Remember the first couple times your in-laws shocked you? Interestingly, one of my memories surrounds instant tea. I delegated to a new family member to “bring the drinks” to an event I planned at my new home. When they arrived, two Cost-co sized cans of instant lemonade and instant iced tea were plunked down on my counter moments before the event started. I swallowed hard and chose graciousness (but never forgot it 😉 ).

Mei of Clueless Clay, a new friend from Blog Mastermind, recently commented:

I don’t quite have the equipment or the interest to brew my own tea when I want to invite friends over but somehow drinking instant tea seems a bit unparty-like. Any idea on that?

Well, Mei, you’re on to something my relative was not. I agree. Instant tea doesn’t seem very party-like. Instant tea, lemonade, Tang, etc. just really don’t taste very good. I think coffee drinkers completely understand this. How many coffee drinkers use instant coffee these days? I don’t have specific statistics, but I’m guessing not very many because the other options are so far superior . Tea’s the same way.

The bigger issue is your lack of interest and equipment. Maybe I see it too simplistically, but I think one of the keys to changing your lack of interest is to taste really great tea. Find a friend, tea room, or other vendor who serve great tea and give it a try (sorry, Starbucks doesn’t make their tea well). Tea has taken a while to catch up, but thanks to Alice Waters and California foodies, the convenience of processed foods is no longer outweighing the consumer’s demand for quality. The chemicals and “cheaper” prices are too high a trade-off. See my post The Tea Party Food. It explains Tea Party Girl’s food philosophy in detail and helps shed light on why I would not ever recommend instant tea.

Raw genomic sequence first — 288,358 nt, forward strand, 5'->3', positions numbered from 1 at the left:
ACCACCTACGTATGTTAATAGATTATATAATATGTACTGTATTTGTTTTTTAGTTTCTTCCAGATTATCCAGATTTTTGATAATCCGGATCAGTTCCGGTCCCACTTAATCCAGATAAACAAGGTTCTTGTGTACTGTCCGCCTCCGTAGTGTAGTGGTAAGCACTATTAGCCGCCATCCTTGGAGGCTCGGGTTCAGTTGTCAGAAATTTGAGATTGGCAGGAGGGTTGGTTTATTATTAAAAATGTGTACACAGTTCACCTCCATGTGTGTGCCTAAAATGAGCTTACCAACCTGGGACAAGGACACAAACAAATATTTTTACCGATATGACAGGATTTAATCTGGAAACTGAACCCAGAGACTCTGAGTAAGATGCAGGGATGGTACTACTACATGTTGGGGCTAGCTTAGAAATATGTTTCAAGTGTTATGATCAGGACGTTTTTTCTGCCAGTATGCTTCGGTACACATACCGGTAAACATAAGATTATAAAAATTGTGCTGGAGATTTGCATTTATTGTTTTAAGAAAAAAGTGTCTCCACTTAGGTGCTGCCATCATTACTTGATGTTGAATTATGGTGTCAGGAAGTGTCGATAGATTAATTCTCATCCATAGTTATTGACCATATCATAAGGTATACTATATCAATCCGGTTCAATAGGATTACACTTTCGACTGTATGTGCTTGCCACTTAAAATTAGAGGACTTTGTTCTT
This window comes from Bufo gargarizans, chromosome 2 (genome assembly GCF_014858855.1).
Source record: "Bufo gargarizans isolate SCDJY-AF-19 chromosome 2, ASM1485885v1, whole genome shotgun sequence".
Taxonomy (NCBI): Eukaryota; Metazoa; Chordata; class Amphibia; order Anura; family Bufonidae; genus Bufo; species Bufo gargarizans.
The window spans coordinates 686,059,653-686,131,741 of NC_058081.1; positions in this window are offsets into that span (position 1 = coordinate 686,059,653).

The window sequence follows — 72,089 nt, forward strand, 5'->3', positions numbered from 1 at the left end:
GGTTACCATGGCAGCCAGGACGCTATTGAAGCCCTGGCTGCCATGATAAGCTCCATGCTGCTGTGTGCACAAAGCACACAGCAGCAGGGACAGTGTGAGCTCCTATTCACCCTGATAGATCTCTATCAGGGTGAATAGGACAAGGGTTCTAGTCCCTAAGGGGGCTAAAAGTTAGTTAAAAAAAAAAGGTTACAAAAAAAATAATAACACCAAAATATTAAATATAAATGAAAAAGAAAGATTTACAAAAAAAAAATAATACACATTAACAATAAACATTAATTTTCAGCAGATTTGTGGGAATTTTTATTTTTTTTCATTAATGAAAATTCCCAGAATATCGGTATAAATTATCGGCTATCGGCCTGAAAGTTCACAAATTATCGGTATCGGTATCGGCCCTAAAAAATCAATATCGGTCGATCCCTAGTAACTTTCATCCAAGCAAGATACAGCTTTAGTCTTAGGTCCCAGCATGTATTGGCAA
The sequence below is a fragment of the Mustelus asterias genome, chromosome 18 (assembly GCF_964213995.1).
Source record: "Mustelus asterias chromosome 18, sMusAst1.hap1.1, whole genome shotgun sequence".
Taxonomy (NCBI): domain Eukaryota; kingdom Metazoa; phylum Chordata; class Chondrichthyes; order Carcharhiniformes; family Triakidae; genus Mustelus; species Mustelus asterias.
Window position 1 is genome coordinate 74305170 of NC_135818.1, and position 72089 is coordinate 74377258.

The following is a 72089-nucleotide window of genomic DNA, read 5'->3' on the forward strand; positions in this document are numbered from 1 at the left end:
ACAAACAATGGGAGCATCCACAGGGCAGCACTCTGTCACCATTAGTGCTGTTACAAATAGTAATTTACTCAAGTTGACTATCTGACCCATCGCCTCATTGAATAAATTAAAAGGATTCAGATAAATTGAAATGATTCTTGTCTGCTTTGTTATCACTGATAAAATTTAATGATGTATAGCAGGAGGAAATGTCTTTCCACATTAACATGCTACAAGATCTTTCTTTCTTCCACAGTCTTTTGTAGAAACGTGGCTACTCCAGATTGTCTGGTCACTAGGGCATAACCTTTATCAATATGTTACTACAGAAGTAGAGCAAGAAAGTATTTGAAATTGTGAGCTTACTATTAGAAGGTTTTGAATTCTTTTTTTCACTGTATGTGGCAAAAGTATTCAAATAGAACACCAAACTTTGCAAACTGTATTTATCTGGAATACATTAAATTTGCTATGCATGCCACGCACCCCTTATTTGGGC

Tea, like coffee, does require some basic equipment. Here is the most pared-down list of essentials for brewing loose-leaf tea. There is actually only one extra tool needed over using tea bags.

  1. A way to boil water. I recommend a tea kettle, but a saucepan with a lid works too. Almost everyone has one of these.
  2. A tea sock or sac. This takes the place of the teabag.
  3. No teapot is needed. Tea can be brewed in the same pan the water is heated in as long as the lid is left on during the brewing. (Otherwise, the water cools down too much and the flavor of the tea will not release.) However, serving tea out of a saucepan at a party might be a little funky. A carafe works, but if it’s been used for coffee and not cleaned out with boiling water and baking soda, your tea will taste like coffee.

And so Mei, if you ever host a tea party event, I know you will please your guests with your attention to detail in serving the best tea available. Be sure to invite your in-laws! I know they’ll be impressed.